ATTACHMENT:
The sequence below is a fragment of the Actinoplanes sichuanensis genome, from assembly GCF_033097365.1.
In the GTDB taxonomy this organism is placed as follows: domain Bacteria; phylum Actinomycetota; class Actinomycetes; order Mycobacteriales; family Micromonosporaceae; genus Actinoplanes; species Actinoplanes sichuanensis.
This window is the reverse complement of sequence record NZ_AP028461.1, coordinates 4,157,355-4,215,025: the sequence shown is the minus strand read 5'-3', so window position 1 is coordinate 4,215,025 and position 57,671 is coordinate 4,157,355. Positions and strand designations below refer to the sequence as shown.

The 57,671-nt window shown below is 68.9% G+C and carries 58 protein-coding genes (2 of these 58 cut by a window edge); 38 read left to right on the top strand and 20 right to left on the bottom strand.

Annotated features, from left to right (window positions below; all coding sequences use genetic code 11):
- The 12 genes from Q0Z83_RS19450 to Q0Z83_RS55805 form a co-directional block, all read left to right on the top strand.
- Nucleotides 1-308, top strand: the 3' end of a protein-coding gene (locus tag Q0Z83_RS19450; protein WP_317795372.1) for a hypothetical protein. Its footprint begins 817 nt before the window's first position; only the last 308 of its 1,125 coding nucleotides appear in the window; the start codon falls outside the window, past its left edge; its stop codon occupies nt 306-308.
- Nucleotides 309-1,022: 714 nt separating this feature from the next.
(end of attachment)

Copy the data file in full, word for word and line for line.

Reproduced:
The sequence below is a fragment of the Actinoplanes sichuanensis genome, from assembly GCF_033097365.1.
In the GTDB taxonomy this organism is placed as follows: domain Bacteria; phylum Actinomycetota; class Actinomycetes; order Mycobacteriales; family Micromonosporaceae; genus Actinoplanes; species Actinoplanes sichuanensis.
This window is the reverse complement of sequence record NZ_AP028461.1, coordinates 4,157,355-4,215,025: the sequence shown is the minus strand read 5'-3', so window position 1 is coordinate 4,215,025 and position 57,671 is coordinate 4,157,355. Positions and strand designations below refer to the sequence as shown.

The 57,671-nt window shown below is 68.9% G+C and carries 58 protein-coding genes (2 of these 58 cut by a window edge); 38 read left to right on the top strand and 20 right to left on the bottom strand.

Annotated features, from left to right (window positions below; all coding sequences use genetic code 11):
- The 12 genes from Q0Z83_RS19450 to Q0Z83_RS55805 form a co-directional block, all read left to right on the top strand.
- Nucleotides 1-308, top strand: the 3' end of a protein-coding gene (locus tag Q0Z83_RS19450; protein WP_317795372.1) for a hypothetical protein. Its footprint begins 817 nt before the window's first position; only the last 308 of its 1,125 coding nucleotides appear in the window; the start codon falls outside the window, past its left edge; its stop codon occupies nt 306-308.
- Nucleotides 309-1,022: 714 nt separating this feature from the next.